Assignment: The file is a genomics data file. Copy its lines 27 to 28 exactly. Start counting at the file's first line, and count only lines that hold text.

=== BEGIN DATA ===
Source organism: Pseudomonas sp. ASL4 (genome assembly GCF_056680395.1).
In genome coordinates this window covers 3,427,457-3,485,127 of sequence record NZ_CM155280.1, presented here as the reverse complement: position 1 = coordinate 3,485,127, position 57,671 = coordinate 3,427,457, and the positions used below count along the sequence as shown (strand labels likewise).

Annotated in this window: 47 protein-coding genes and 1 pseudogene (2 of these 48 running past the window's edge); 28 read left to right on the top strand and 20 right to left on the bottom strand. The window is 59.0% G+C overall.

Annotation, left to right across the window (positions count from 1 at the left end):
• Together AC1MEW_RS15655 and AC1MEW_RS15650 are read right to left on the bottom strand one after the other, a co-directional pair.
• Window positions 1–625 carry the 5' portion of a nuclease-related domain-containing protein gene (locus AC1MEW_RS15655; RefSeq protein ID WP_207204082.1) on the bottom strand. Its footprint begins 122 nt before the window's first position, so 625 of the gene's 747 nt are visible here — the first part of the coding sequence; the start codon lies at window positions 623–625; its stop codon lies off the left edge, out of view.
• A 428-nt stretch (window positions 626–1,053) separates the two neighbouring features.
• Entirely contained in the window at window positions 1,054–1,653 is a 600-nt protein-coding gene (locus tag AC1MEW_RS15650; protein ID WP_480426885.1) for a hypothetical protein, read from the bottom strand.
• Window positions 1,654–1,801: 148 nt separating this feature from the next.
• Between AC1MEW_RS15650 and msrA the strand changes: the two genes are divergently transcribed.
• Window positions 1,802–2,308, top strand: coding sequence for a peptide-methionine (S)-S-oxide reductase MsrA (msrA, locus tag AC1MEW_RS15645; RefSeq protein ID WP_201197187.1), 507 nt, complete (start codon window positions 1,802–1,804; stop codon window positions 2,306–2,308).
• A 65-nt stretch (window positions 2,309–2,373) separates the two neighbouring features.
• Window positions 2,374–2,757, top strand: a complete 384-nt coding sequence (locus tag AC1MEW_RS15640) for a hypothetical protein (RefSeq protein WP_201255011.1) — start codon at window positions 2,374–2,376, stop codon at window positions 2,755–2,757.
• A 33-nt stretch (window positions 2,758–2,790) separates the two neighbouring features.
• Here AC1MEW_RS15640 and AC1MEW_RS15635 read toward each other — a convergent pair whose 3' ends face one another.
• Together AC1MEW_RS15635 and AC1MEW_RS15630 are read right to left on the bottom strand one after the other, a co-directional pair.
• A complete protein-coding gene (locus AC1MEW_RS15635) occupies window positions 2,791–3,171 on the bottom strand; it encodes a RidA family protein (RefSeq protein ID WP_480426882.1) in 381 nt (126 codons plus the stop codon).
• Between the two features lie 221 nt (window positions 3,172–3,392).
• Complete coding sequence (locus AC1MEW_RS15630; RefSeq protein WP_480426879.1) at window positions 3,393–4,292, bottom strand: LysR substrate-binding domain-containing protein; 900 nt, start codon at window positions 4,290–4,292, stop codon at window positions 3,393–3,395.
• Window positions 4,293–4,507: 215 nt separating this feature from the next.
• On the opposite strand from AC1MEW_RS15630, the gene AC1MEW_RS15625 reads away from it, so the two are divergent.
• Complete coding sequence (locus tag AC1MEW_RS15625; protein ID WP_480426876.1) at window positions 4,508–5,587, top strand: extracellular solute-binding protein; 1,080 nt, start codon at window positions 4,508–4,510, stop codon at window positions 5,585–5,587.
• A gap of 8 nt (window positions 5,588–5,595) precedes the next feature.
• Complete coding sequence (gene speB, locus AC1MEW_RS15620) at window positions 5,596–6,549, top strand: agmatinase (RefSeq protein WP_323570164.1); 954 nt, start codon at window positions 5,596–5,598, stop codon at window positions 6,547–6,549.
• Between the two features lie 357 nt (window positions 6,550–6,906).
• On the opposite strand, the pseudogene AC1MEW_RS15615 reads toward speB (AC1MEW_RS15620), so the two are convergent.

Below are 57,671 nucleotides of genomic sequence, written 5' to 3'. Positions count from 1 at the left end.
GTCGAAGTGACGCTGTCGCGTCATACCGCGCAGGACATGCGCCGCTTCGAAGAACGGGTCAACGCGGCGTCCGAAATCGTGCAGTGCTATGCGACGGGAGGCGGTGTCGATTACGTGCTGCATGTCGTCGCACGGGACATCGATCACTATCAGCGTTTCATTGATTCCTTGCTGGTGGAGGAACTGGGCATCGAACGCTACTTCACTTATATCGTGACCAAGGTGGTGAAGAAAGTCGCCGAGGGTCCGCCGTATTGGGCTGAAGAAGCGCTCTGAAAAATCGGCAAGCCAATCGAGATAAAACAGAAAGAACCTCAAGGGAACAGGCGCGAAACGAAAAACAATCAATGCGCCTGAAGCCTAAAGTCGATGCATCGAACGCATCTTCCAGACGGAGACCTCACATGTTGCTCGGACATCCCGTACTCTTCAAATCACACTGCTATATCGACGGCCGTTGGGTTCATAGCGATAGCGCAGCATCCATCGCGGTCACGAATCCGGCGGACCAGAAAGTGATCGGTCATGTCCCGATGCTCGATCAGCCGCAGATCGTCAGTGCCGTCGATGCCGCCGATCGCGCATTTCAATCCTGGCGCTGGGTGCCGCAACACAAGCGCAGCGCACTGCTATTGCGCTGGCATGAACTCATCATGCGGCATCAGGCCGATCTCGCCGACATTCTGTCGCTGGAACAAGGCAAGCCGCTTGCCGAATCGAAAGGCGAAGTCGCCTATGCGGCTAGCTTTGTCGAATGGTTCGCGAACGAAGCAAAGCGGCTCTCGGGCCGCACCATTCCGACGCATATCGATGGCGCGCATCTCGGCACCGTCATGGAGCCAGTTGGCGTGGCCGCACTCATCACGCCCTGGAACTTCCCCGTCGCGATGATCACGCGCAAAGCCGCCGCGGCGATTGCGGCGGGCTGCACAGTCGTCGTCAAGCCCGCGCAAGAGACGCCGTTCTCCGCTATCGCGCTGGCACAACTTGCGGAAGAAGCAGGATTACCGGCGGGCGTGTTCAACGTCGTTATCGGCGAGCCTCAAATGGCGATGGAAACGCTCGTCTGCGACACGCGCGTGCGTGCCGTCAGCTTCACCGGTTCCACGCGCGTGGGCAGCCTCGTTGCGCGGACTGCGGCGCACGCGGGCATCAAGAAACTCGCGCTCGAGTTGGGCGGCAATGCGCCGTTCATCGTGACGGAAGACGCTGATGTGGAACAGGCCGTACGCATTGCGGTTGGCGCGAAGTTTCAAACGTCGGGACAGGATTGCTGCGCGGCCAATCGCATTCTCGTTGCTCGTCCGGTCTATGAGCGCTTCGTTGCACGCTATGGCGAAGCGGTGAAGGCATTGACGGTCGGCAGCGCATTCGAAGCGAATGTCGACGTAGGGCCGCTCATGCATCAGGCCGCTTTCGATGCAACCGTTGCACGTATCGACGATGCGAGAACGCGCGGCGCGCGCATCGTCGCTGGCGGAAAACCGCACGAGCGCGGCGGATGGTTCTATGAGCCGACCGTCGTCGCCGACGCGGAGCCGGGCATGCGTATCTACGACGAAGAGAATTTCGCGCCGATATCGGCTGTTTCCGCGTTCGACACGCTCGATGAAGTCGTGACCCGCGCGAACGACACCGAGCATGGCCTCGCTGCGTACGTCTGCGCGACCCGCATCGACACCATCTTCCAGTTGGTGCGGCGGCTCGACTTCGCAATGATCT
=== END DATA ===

Below are 57,671 nucleotides of genomic sequence, written 5' to 3'. Positions count from 1 at the left end.
GTCGAAGTGACGCTGTCGCGTCATACCGCGCAGGACATGCGCCGCTTCGAAGAACGGGTCAACGCGGCGTCCGAAATCGTGCAGTGCTATGCGACGGGAGGCGGTGTCGATTACGTGCTGCATGTCGTCGCACGGGACATCGATCACTATCAGCGTTTCATTGATTCCTTGCTGGTGGAGGAACTGGGCATCGAACGCTACTTCACTTATATCGTGACCAAGGTGGTGAAGAAAGTCGCCGAGGGTCCGCCGTATTGGGCTGAAGAAGCGCTCTGAAAAATCGGCAAGCCAATCGAGATAAAACAGAAAGAACCTCAAGGGAACAGGCGCGAAACGAAAAACAATCAATGCGCCTGAAGCCTAAAGTCGATGCATCGAACGCATCTTCCAGACGGAGACCTCACATGTTGCTCGGACATCCCGTACTCTTCAAATCACACTGCTATATCGACGGCCGTTGGGTTCATAGCGATAGCGCAGCATCCATCGCGGTCACGAATCCGGCGGACCAGAAAGTGATCGGTCATGTCCCGATGCTCGATCAGCCGCAGATCGTCAGTGCCGTCGATGCCGCCGATCGCGCATTTCAATCCTGGCGCTGGGTGCCGCAACACAAGCGCAGCGCACTGCTATTGCGCTGGCATGAACTCATCATGCGGCATCAGGCCGATCTCGCCGACATTCTGTCGCTGGAACAAGGCAAGCCGCTTGCCGAATCGAAAGGCGAAGTCGCCTATGCGGCTAGCTTTGTCGAATGGTTCGCGAACGAAGCAAAGCGGCTCTCGGGCCGCACCATTCCGACGCATATCGATGGCGCGCATCTCGGCACCGTCATGGAGCCAGTTGGCGTGGCCGCACTCATCACGCCCTGGAACTTCCCCGTCGCGATGATCACGCGCAAAGCCGCCGCGGCGATTGCGGCGGGCTGCACAGTCGTCGTCAAGCCCGCGCAAGAGACGCCGTTCTCCGCTATCGCGCTGGCACAACTTGCGGAAGAAGCAGGATTACCGGCGGGCGTGTTCAACGTCGTTATCGGCGAGCCTCAAATGGCGATGGAAACGCTCGTCTGCGACACGCGCGTGCGTGCCGTCAGCTTCACCGGTTCCACGCGCGTGGGCAGCCTCGTTGCGCGGACTGCGGCGCACGCGGGCATCAAGAAACTCGCGCTCGAGTTGGGCGGCAATGCGCCGTTCATCGTGACGGAAGACGCTGATGTGGAACAGGCCGTACGCATTGCGGTTGGCGCGAAGTTTCAAACGTCGGGACAGGATTGCTGCGCGGCCAATCGCATTCTCGTTGCTCGTCCGGTCTATGAGCGCTTCGTTGCACGCTATGGCGAAGCGGTGAAGGCATTGACGGTCGGCAGCGCATTCGAAGCGAATGTCGACGTAGGGCCGCTCATGCATCAGGCCGCTTTCGATGCAACCGTTGCACGTATCGACGATGCGAGAACGCGCGGCGCGCGCATCGTCGCTGGCGGAAAACCGCACGAGCGCGGCGGATGGTTCTATGAGCCGACCGTCGTCGCCGACGCGGAGCCGGGCATGCGTATCTACGACGAAGAGAATTTCGCGCCGATATCGGCTGTTTCCGCGTTCGACACGCTCGATGAAGTCGTGACCCGCGCGAACGACACCGAGCATGGCCTCGCTGCGTACGTCTGCGCGACCCGCATCGACACCATCTTCCAGTTGGTGCGGCGGCTCGACTTCGCAATGATCT